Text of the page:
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ravel

[ rav-uhl ]
/ ˈræv əl /
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verb (used with object), rav·eled, rav·el·ing or (especially British) rav·elled, rav·el·ling.
verb (used without object), rav·eled, rav·el·ing or (especially British) rav·elled, rav·el·ling.
noun
a tangle or complication.
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Origin of ravel

First recorded in 1575–85, ravel is from the Dutch word rafelen

OTHER WORDS FROM ravel

rav·el·er; especially British, rav·el·ler, nounrav·el·ly, adjective

Other definitions for ravel (2 of 2)

Ravel
[ ruh-vel; French ra-vel ]
/ rəˈvɛl; French raˈvɛl /

noun
Mau·rice Jo·seph [moh-rees zhaw-zef], /moʊˈris ʒɔˈzɛf/, 1875–1937, French composer.
Dictionary.com Unabridged Based on the Random House Unabridged Dictionary, © Random House, Inc. 2021

How to use ravel in a sentence

British Dictionary definitions for ravel (1 of 2)

ravel
/ (ˈrævəl) /

verb -els, -elling or -elled or US -els, -eling or -eled
to tangle (threads, fibres, etc) or (of threads, fibres, etc) to become entangled
(often foll by out) to tease or draw out (the fibres of a fabric or garment) or (of a garment or fabric) to fray out in loose ends; unravel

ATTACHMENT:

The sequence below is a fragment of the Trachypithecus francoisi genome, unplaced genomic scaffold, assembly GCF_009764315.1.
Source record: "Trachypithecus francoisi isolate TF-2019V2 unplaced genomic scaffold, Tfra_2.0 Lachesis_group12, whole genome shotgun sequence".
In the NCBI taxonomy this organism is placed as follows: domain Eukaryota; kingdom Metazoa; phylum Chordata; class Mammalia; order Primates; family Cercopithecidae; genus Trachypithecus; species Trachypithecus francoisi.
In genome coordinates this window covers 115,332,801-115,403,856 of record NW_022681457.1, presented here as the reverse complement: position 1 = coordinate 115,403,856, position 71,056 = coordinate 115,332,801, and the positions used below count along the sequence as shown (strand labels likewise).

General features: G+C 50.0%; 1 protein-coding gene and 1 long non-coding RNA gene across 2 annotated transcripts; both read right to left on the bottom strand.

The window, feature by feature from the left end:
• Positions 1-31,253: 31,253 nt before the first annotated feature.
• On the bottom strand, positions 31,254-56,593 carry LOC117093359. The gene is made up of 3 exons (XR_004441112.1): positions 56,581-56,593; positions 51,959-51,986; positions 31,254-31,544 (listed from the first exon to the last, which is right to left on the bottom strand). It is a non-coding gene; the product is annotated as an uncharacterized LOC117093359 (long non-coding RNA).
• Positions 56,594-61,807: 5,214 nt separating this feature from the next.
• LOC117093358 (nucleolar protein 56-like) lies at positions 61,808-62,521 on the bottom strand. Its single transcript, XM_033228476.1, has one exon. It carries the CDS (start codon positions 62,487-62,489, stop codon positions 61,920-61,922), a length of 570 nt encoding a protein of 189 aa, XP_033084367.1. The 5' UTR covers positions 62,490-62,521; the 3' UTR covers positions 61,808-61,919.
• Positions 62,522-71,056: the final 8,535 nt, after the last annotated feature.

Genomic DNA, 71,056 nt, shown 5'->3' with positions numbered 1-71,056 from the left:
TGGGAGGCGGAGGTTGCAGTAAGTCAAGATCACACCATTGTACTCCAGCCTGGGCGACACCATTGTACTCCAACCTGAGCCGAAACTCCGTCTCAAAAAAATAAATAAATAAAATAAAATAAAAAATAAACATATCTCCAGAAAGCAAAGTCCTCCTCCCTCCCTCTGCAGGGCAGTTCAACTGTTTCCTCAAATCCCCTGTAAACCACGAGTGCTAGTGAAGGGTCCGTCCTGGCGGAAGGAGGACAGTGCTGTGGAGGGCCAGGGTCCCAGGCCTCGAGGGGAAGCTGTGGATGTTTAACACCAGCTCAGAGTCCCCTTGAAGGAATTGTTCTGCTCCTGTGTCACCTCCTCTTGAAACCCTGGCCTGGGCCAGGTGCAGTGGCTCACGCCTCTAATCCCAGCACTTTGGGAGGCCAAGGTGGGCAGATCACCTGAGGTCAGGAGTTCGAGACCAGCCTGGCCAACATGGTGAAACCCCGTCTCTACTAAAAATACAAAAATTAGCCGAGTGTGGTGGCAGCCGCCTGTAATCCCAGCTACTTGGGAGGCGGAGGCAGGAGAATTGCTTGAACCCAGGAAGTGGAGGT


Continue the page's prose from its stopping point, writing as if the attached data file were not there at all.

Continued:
(tr usually foll by out) to disentangle or resolveto ravel out a complicated story
to break up (a road surface) in patches or (of a road surface) to begin to break up; fret; scab
archaic to make or become confused or complicated
noun
a tangle or complication

Derived forms of ravel

raveller, nounravelly, adjective

Word Origin for ravel

C16: from Middle Dutch ravelen

British Dictionary definitions for ravel (2 of 2)

Ravel
/ (French ravɛl) /

noun
Maurice (Joseph) (mɔris). 1875–1937, French composer, noted for his use of unresolved dissonances and mastery of tone colour. His works include Gaspard de la Nuit (1908) and Le Tombeau de Couperin (1917) for piano, Boléro (1928) for orchestra, and the ballet Daphnis et Chloé (1912)
Collins English Dictionary - Complete & Unabridged 2012 Digital Edition © William Collins Sons & Co. Ltd. 1979, 1986 © HarperCollins Publishers 1998, 2000, 2003, 2005, 2006, 2007, 2009, 2012
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